Hansen was aware of Henle's principles, viz., that the microorganism should 1) be present in all patients with the disease, 2) be cultivable outside the human or animal organism, and 3) induce a disease similar to that in man upon inoculation into an animal. Thus, Hansen made altogether 12 attempts, all in vain, to inoculate the bacillus into rabbits and volunteers including himself. Then, he inoculated leprous tissue from a patient with lepromatous leprosy into the eye of a patient with tuberculoid leprosy. For that reason, Hansen was "charged with undertaking, without the patient's consent and against her wishes, an operation which apparently had not caused, and possibly could not cause, lasting damage to her eye, but had nevertheless occasioned her much anxiety and not inconsiderable pain."8 On this basis, Hansen was sentenced to forfeiture of his post as physician at the hospital where the experiment had been undertaken, but he retained the position as Chief Medical Officer for Leprosy.

In 1885, the second law, "Act on the seclusion of leprosy patients," was passed. The law prescribed isolation of the patients, either in a separate room in their homes or, if this was not possible, in one of the leprosy hospitals.

Final recognition

All these breathtaking events occurred during a period of less than 15 years. Eventually, the Norwegian model for dealing with the leprosy problem won international recognition. In 1897, at the First International Leprosy Congress in Berlin, the following resolution was adopted: "The system of compulsory notification, surveillance and isolation of patients, as implemented in Norway, should be recommended in all countries with autonomous municipalities and a sufficient number of physicians."2 No doubt, this attitude of the international scientific community also must have represented enormous support and recognition for Hansen. This attitude was expressed at the celebration of Hansen's 60th birthday in 1901, and at the Second International Leprosy Congress in Bergen (1909) where Hansen was the president.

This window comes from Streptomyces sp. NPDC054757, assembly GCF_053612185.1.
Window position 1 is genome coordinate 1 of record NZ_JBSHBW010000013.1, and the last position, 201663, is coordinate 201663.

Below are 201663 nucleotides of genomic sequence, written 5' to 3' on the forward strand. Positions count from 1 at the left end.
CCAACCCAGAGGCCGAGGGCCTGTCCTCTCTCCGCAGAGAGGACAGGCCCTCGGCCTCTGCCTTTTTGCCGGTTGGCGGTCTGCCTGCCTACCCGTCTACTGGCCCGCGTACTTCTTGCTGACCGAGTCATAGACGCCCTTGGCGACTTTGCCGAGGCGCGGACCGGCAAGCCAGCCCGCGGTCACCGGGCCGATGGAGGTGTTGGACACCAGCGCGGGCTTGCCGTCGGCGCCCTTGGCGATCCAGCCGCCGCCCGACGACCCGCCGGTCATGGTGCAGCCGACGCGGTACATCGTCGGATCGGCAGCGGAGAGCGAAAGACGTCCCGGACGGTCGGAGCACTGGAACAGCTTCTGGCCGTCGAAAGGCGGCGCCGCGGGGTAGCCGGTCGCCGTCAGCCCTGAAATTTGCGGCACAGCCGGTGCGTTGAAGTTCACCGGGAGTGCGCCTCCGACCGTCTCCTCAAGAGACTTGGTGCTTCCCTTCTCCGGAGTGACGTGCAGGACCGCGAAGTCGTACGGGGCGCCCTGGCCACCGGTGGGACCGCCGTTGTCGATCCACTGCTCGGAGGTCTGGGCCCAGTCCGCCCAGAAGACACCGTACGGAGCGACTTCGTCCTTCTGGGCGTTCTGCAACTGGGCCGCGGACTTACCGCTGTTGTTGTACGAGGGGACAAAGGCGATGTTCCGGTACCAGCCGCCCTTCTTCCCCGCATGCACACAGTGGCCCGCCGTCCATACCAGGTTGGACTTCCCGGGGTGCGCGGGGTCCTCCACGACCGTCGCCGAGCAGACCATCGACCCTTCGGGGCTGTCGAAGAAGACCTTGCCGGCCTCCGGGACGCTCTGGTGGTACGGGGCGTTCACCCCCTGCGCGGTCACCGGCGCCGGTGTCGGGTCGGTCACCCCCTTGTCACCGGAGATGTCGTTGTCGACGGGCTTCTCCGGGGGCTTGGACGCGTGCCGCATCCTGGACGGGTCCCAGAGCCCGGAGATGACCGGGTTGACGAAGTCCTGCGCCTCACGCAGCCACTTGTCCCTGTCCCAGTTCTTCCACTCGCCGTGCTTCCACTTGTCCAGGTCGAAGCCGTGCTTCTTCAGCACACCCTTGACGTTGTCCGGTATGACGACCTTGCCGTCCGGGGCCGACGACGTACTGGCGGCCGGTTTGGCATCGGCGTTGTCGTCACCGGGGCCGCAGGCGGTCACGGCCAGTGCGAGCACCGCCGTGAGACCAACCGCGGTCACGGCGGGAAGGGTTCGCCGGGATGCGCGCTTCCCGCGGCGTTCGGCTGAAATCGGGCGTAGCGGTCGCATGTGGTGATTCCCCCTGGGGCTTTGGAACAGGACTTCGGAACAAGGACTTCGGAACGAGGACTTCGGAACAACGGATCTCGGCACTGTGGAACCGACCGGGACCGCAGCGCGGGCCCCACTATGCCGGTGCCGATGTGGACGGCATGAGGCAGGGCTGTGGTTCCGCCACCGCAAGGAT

Surprisingly, the recognition of leprosy as an infectious disease developed in spite of the fact that Henle's three principles were not fulfilled until more than half a century after Hansen's death in 1912. Problems related to the cultivation of Mycobacterium leprae and the development of animal models were not the only obstacles to the correct understanding of the nature of this disease. With a long-range incubation period, in some cases up to 20 years, epidemiologic inference in leprosy as to causation is extremely complicated. We may certainly be impressed by the way our colleagues in the last century arrived at a correct conclusion of infection. From a practical point of view, the establishment of leprosy as an infectious disease and its inherent consequences in terms of public health measures was the significant implication of Hansen's discovery. This was, perhaps, Hansen's greatest contribution to the fight against leprosy.


- Prof. Lorentz M. Irgens, M.D.

Section of Preventive Medicine
Institute of Community Medicine
University of Bergen
Haukeland Hospital
N-5021 Bergen, Norway


1. Hansen, G. H. A. The memories and reflections of Dr. Gerhard Armauer Hansen. Wurzburg, 1976.

2. Irgens, L. M. Leprosy in Norway: an interplay of Research and public health work. Int. J. Lepr. 41(1973)189-198.

3. Irgens, L. M. Leprosy in Norway; an epidemiological study based on a national patient registry. Lepr. Rev. 51 Suppl. 1(1980)1-130.

4. Danielsen, D. C. and Boeck, C. W. Traite de la Spedalskhed ou Elephanthiasis des Grees. Paris, 1848.

5. Irgens, L. M. and Bjerkedal, T. Epidemiology of leprosy in Norway: the history of the National Leprosy Registry of Norway from 1856 until today. Int. J. Epidemiol. 2(1973) 81-89.

6. Irgens, L. M. The discovery of Mycobacterium leprae; a medical achievement in the light of evolving scientific methods. Am. J. Dermatopathol. 6(1984)337-343.

7. Hansen, G. H. A. Undersogelser angaaende Spedalskhedens Aarsager. Norsk Mag. f. Laegev. 4 Suppl.(1874)1-88.

8. Blom, K. Armauer Hansen and human leprosy transmission; medical ethics and legal rights. Int. J. Lepr. 41(1973)199-207.